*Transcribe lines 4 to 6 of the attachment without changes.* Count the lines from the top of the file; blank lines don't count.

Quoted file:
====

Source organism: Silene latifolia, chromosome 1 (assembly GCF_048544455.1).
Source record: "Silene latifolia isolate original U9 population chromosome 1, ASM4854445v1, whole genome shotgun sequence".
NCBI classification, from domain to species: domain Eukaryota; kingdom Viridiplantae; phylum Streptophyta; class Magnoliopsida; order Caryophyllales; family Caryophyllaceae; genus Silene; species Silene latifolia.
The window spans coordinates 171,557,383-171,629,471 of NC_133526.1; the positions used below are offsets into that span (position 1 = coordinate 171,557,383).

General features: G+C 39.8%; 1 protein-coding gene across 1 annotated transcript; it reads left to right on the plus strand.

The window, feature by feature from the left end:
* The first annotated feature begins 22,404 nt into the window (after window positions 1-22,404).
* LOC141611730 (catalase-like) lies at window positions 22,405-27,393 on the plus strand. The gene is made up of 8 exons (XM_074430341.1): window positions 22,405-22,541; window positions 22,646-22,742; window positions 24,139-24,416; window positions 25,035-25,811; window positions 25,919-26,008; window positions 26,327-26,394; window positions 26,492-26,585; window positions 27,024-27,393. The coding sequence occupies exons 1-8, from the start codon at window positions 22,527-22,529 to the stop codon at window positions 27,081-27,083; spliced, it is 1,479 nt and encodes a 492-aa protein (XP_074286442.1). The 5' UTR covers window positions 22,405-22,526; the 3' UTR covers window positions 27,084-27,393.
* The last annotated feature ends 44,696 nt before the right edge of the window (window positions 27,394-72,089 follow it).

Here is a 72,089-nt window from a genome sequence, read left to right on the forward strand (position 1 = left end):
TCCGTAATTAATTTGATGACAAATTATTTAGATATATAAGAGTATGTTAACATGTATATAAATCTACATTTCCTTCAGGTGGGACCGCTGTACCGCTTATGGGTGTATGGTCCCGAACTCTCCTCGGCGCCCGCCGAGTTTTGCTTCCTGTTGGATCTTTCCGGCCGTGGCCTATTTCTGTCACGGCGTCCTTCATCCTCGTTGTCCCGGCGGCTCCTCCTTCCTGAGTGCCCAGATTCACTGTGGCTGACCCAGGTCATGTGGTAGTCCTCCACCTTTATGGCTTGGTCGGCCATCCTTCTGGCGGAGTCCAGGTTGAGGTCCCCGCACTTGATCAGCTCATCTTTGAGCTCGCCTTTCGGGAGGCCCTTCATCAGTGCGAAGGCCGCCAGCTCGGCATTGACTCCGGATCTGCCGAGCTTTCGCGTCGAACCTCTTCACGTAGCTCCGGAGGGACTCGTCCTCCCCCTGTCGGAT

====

The window spans coordinates 171,557,383-171,629,471 of NC_133526.1; the positions used below are offsets into that span (position 1 = coordinate 171,557,383).

General features: G+C 39.8%; 1 protein-coding gene across 1 annotated transcript; it reads left to right on the plus strand.

The window, feature by feature from the left end: